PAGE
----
Silver Bluff


The Colvin Cemetery includes relics, tombstones, and as many as 250 grave sites. Photo: Nolan Schillerstrom

Underneath Silver Bluff lies layer upon layer of archaeological treasures.  In almost every period of American history, something interesting happened here.  Silver Bluff was:

  • Named, some say, after the Spanish search for silver.  Spanish Conquistador Hernando deSoto explored the property in 1540.
  • The site of extensive Native American earthworks.  Naturalist William Bartram, visiting in 1776, called Silver Bluff a “very celebrated place” that included conical mounds, terraces, and fortifications.
  • A trading post for Native Americans before the Revolutionary War.  The proprietor, George Galphin, later became a war hero by convincing the Creek Nation and other Native Americans in the Southeast not to aid the British.  British soldiers marched to Silver Bluff twice to murder Galphin, but resistance from his Patriot and Native American allies saved the day.
  • A British fort in the Revolutionary War that was captured by the Patriots in 1781.  Supplies stockpiled at the fort fueled a successful siege of Augusta, which fell to the Patriots two weeks later.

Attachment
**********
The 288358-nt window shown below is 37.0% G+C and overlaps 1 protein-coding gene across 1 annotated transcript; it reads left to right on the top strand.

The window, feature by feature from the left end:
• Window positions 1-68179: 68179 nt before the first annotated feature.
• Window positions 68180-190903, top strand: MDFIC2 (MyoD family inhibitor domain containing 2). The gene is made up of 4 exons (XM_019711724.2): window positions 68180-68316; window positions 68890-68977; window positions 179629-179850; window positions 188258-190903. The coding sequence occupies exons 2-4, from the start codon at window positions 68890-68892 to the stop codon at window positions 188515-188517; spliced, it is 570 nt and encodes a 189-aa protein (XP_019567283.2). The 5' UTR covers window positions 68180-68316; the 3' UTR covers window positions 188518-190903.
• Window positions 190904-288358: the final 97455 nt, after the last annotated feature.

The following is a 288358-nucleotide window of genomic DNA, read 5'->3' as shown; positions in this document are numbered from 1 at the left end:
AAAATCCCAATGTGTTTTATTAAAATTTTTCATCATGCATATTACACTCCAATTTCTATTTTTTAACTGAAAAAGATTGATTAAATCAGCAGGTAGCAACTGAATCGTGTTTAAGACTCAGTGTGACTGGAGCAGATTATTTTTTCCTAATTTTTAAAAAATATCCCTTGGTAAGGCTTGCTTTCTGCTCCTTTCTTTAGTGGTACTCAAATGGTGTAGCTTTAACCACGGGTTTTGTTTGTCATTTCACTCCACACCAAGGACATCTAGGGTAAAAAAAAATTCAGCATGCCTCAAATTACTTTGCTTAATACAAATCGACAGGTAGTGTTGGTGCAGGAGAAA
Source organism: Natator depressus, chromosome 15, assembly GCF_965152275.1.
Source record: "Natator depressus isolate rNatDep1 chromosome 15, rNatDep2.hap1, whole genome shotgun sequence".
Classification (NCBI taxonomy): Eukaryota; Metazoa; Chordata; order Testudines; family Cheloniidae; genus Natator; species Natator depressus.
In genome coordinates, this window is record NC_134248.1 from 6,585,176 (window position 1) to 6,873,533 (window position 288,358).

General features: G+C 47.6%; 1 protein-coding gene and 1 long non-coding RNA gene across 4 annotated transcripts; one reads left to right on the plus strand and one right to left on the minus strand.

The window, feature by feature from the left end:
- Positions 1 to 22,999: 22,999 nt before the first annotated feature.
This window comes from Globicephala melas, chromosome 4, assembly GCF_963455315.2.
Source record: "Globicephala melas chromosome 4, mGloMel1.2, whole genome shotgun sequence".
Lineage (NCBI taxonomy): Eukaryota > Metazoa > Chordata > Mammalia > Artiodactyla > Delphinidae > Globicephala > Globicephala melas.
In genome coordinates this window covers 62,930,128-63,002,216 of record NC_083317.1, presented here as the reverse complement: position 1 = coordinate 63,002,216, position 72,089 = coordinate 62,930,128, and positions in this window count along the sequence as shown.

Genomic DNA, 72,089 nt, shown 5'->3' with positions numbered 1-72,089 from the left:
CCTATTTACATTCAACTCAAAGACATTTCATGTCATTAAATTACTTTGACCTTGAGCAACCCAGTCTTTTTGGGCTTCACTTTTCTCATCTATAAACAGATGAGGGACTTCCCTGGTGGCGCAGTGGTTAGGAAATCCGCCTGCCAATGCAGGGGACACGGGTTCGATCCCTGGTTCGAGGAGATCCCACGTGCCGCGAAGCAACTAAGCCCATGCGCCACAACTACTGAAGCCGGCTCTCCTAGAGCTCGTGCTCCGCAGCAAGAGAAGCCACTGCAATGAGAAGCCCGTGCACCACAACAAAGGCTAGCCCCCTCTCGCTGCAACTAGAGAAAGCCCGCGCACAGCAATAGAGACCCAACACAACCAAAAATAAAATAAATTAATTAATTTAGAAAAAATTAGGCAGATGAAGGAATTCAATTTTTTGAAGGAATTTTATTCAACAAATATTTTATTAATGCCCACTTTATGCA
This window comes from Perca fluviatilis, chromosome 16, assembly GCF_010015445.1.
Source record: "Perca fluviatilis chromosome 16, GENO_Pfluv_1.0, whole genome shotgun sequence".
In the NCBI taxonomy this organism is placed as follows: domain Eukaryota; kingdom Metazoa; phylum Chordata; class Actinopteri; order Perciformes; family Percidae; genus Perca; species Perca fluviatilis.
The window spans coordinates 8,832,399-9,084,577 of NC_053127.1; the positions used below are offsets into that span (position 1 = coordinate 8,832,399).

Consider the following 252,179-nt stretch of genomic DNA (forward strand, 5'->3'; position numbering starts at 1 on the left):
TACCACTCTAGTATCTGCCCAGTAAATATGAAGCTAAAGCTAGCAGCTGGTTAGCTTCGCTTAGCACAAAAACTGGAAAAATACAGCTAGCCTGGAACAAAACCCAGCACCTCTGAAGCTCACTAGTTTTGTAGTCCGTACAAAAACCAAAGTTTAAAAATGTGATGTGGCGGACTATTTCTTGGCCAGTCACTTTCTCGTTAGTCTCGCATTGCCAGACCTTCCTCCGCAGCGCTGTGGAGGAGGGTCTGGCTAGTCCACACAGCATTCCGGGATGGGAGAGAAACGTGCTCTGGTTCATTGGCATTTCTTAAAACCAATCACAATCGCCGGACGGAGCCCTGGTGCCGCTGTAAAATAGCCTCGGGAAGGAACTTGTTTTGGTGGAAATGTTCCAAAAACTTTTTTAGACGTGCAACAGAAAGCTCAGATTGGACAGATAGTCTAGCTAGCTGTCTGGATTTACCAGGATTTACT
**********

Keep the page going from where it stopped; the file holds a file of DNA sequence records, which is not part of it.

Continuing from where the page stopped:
• The original site of one of the oldest African-American churches in the United States.  The Silver Bluff Baptist Church was established in 1773, and may have met informally as early as the 1750s.  It was led initially by David George, an enslaved man and likely the first African-American pastor in America.
  • Owned by South Carolina’s Governor, James Henry Hammond, who was also a U.S. Congressman and U.S. Senator.  In the mid-1800s, Hammond kept extraordinarily detailed records of Silver Bluff’s buildings, horticulture, animals, and enslaved people, making archaeological sites from that period extremely valuable to historians.
  • The site of the African-American Colvin Cemetery, with 250 probable gravesites of enslaved people and their descendants.  Markers commemorate the Bowman, Goodwin, Hornsby, Shubrick, and Smith families, among others, with the most recent marker indicating a burial in 1922.  Hammond’s detailed records of the enslaved community make this cemetery especially important for historians.

It’s unusual to find so much human activity across so many eras, with relatively little disturbance of this underground legacy.  Add Hammond’s recordkeeping, and Silver Bluff is a gold mine for archaeologists.  

Audubon South Carolina recently launched an effort to interpret Silver Bluff's history more effectively for visitors.  Our partner in this work is the Redcliffe Plantation State Historic Site, just 11 miles from Silver Bluff. 

Before the Civil War, Redcliffe and Silver Bluff were both owned by James Henry Hammond.  It's well worth a trip to Redcliffe to learn more about this area's natural and cultural history from the historians who conduct Redcliffe's outstanding public tours.

Redcliffe Plantation, high on a ridge, once looked down over miles of cleared agricultural fields all the way to Silver Bluff and the Savannah River.

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